To start cut some blocks with a jigsaw, they don't have to be square or exact, just larger than the hole saw you will be using.

The blocks are doubled up and glued together. Only two can be glued at a time. This will work best for the the depth of the hole saw.

After the blocks are glued the hole saw can be used to drill out the centre. Drill one side then flip over and do the other.

The hole saw will give you a center and now the pieces can be clamped together with a 1/4" threaded rod.

So far this is from  four blocks.

I made a Big sandpaper board for sanding.  Even though I made this for this project this is great for other uses around the shop. It has  80 and 150 grit paper.
With the sandpaper board resting on the base and the drill column everything will stay square and you will get a smooth  finish.

Now the next centers can be drilled out. After I did this I was able to make the second pipe.

 The eight pieces  are stacked and checked for squareness. When I find what I like I make a pencil mark and get ready for glueing.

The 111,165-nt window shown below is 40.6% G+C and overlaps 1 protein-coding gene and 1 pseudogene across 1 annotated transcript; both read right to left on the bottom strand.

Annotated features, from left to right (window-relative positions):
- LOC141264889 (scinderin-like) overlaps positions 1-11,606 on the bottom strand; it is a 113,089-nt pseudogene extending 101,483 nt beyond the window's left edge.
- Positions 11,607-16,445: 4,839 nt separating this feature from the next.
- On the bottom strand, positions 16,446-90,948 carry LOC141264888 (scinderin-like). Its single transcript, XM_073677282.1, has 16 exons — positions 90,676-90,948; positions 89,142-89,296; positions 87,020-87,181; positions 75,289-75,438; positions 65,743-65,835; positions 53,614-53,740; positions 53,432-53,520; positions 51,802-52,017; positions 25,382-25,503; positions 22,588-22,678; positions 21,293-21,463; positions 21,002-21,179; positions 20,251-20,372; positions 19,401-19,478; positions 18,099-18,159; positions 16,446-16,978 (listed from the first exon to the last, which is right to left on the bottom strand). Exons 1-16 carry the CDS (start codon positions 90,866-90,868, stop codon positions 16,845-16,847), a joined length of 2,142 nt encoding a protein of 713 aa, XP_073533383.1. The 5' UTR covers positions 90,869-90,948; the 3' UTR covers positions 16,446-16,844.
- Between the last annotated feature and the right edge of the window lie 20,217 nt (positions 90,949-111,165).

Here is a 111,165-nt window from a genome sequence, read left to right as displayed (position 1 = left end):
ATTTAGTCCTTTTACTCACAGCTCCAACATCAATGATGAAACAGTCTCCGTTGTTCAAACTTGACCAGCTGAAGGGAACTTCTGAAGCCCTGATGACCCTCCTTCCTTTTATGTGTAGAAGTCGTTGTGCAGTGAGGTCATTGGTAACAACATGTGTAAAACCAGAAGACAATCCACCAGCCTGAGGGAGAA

A simple clamp can be made with a threaded rod and some end caps.

Threaded rods can be purchased at any hardware store, they come in 4' lengths and cost only a few dollars.

The pieces are glued and secured with the clamp
 A bearing can be made with a scrap block and a  barrel nut. To make just take the nut and cut the  end off. Then take the other end and and pound it into the block.

Now with the cordless drill place the threaded rod in the block and with the big sand paper board start sanding......
.....the other way is to put it in the drill press. Sandpaper strips can also be used. With a shoe shine method start with some coarse paper and move to finer grits until you get your desired finish.  

Two wood pipes are complete and they turned out great. They are very accurate and I especially like the finish. Using the hole saw makes it easy to make many different sizes.

These pipes are 1 ft. long

Now what can I make using these pipes??   

See also: 
      Make large dowels            Table clamp                   Center line finder              Swivel power bar


Sunday, May 10, 2015

My Version of Pocket Hole Joinery

A strong joint can be made using only  screws and a 2x8. No
 glue or dowels are used and after a few tests I show how it can
 hold up the rear and front end of a car. 

See video on how to make and watch some testing.

Pocket hole joinery has been used in piano construction for years. I have seen many 
and just recently took these photos. This is underneath a 100 year old  grand piano, 
and the wood post shown here is a support for the legs.

Here I will show you my version of the pocket hole joinery. They may look different but use the same principle and  require  few tools to make. Since I don't have any of the fancy jigs to make           pocket holes I will do them free hand.